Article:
UK must decide who represents it in EU exit talks, France says - Metro US

UK must decide who represents it in EU exit talks, France says

By Leigh Thomas

PRAGUE (Reuters) – Britain needs to decide who represents it so that its EU exit talks can take shape without delay, French Foreign Minister Jean-Marc Ayrault said on Monday ahead of post-Brexit solidarity talks with eastern European member states.

In an interview with Reuters, Ayrault also said it was “not automatic” that Britain could get Swiss-style access to the European Union’s single market without the free movement of capital, labor, goods and services elements that go with it.

“Britain clearly needs to sort out the problem of who represents it … from there we can work on an agenda and a calendar,” Ayrault said as he headed to the Prague talks.

British Prime Minister David Cameron, who led the campaign to stay in the EU, has said he will resign after Britons voted last week 52-48 percent in favor of quitting.

However, he has refused to trigger Article 50 of the EU’s Lisbon Treaty, which sets out the rules for such a withdrawal over a two year negotiating period, and will stay on for three months while his ruling Conservative Party elects a new leader.

That decision has added to the concerns of his European partners amid fears it will increase the uncertainty the referendum vote has sparked.

Brexit advocate Boris Johnson has said Britain can have access to Europe’s single market, without signing up to the free movement elements.

Ayrault appeared to open the door to such a possibility but said it was not a given.

“There are countries with access to the market without free movement. It’s the case with Switzerland. It’s not automatic. There are a lot of subjects to discuss…. I think first we need to find out exactly what the British want.”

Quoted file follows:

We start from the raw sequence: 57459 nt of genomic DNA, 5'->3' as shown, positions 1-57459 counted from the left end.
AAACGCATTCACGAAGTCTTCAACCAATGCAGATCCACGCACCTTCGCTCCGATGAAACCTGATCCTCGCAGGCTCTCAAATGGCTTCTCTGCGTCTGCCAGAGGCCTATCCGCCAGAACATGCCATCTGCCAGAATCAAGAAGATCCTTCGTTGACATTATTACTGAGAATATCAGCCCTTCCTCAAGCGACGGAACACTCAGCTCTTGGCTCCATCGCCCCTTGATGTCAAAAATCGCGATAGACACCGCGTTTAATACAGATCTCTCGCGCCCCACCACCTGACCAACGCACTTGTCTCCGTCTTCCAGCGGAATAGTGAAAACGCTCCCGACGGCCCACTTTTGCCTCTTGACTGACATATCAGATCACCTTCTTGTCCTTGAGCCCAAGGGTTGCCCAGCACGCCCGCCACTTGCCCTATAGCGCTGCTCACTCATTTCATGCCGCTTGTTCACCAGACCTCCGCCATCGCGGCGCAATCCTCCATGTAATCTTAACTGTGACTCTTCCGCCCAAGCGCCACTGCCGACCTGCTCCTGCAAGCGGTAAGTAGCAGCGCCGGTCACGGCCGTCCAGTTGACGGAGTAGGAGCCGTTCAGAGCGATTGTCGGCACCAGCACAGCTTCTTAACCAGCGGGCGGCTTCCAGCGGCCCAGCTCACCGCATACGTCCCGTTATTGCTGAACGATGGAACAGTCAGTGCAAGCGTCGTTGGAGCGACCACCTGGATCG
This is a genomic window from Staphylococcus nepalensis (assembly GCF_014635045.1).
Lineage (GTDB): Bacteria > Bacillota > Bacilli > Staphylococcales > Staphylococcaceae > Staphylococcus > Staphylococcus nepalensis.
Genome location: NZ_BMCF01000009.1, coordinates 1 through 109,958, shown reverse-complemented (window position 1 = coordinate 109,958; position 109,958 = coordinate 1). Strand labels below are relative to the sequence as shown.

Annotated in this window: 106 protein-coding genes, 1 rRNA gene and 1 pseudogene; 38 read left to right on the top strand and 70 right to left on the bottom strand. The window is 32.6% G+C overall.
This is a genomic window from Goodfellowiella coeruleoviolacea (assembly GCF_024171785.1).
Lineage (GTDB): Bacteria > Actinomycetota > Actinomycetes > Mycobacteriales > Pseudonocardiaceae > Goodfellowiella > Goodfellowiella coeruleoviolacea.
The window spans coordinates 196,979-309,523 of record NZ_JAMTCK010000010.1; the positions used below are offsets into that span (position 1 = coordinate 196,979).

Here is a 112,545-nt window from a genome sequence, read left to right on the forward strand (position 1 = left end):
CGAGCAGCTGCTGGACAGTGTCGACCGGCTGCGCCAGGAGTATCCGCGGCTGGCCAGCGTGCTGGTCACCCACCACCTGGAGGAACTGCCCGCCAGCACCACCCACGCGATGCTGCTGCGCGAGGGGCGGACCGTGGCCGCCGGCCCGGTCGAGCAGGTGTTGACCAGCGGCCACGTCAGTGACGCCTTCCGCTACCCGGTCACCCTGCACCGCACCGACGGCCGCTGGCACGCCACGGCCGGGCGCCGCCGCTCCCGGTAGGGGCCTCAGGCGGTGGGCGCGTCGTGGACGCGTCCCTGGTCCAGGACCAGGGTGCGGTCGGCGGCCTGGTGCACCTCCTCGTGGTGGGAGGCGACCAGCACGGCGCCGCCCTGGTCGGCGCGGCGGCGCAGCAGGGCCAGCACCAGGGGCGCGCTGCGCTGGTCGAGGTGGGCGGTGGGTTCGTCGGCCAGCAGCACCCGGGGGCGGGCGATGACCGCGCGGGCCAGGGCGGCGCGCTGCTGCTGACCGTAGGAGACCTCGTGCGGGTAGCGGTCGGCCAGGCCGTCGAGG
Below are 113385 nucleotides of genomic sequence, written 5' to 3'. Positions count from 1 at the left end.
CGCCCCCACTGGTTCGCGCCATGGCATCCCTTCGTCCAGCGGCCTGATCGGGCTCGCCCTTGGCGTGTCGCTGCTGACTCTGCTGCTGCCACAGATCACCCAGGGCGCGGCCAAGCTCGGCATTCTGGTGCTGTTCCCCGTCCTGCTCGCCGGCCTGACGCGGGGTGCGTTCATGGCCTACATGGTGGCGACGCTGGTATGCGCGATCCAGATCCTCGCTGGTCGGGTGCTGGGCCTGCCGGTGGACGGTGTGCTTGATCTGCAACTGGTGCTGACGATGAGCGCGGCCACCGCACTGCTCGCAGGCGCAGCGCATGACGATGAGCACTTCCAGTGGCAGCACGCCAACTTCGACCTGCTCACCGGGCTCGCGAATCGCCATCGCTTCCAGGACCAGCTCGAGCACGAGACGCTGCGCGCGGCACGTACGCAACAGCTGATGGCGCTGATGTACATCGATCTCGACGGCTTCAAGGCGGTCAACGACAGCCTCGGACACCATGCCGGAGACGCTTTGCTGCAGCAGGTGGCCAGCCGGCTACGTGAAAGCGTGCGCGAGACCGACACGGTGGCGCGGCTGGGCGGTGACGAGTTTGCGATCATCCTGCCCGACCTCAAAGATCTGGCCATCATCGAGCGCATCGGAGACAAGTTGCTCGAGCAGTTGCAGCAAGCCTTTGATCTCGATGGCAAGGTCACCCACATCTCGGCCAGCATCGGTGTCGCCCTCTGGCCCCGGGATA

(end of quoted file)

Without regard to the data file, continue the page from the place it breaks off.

If Britain signs up to deal similar to the ones agreed by Norway, Switzerland or Iceland it would have to accept making budget contributions and other concessions that might be unacceptable to Brexit voters.


Johnson is seen as a likely successor to Cameron, but for Ayrault, it is important that Cameron himself triggers Article 50, even though the current British government feels it lacks the legitimacy to do that.

“To express a hope I’d say it’s better if he (Cameron) does it. But (British Foreign Secretary) Philip Hammond called me on Friday to say we don’t have the legitimacy,” he said.

“There’s a question mark over whether David Cameron will say that at the European Council tomorrow. Maybe he’ll say it, maybe he won’t. He could give some clarity to Europeans, that would be preferable. What’s certain is that it will not be him who does the negotiating.”

Ayrault made a last-minute decision to join German Foreign Minister Frank-Walter Steinmeier in Prague as guests at a regular meeting of Eastern European EU members on Monday in a bid for solidarity in the aftermath of the Brexit vote.

“We need to preserve the unity of the 27 (other member states), to have lots of discussions between us. There could be several ways of doing that. No-one should be deciding for others,” he said.

(Reporting by Leigh Thomas; Writing by Andrew Callus; Editing by Brian Love and Anna Willard)

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